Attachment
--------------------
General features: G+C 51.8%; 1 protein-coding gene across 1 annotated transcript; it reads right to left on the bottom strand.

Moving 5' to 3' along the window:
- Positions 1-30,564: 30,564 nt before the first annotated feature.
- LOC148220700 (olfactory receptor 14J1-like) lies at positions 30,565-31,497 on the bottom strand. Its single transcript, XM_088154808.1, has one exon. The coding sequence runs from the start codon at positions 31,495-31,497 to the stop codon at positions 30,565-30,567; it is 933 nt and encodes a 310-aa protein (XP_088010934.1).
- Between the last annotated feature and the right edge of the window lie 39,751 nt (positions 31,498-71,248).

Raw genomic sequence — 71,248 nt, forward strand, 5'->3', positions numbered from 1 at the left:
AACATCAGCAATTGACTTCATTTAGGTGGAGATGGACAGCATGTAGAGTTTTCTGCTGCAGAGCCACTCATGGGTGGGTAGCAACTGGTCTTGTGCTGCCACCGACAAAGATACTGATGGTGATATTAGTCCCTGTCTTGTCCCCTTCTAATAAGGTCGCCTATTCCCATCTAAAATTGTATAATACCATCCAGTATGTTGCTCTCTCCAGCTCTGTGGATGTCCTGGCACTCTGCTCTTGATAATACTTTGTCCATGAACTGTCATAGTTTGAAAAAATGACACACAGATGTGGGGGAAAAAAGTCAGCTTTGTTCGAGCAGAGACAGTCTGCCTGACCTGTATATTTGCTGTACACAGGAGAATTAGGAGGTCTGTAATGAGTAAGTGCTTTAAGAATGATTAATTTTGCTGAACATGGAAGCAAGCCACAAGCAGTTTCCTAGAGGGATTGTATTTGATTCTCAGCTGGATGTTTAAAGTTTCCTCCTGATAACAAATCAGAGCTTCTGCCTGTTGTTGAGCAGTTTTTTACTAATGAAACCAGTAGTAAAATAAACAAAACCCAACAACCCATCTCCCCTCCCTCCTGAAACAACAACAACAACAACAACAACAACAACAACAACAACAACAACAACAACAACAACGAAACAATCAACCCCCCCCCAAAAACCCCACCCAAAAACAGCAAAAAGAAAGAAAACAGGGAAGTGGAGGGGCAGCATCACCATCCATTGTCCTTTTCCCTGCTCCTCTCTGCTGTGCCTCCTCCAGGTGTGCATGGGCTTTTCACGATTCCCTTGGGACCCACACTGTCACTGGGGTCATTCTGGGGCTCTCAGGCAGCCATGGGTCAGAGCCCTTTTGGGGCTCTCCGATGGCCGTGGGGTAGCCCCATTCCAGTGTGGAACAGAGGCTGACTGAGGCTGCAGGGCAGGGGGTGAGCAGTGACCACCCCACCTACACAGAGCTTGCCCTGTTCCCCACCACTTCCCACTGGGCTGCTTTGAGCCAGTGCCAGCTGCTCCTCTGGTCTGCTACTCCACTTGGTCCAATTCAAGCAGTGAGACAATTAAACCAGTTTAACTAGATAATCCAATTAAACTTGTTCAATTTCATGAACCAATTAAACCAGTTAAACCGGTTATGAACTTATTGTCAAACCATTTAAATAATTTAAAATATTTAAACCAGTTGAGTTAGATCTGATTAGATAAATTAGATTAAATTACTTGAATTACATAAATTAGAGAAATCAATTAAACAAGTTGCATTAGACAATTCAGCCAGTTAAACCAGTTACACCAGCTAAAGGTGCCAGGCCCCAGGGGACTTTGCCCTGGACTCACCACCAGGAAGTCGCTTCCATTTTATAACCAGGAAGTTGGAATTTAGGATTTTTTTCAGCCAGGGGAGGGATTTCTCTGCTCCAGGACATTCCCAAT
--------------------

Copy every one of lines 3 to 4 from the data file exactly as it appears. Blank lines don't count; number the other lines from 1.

- Positions 1-30,564: 30,564 nt before the first annotated feature.
- LOC148220700 (olfactory receptor 14J1-like) lies at positions 30,565-31,497 on the bottom strand. Its single transcript, XM_088154808.1, has one exon. The coding sequence runs from the start codon at positions 31,495-31,497 to the stop codon at positions 30,565-30,567; it is 933 nt and encodes a 310-aa protein (XP_088010934.1).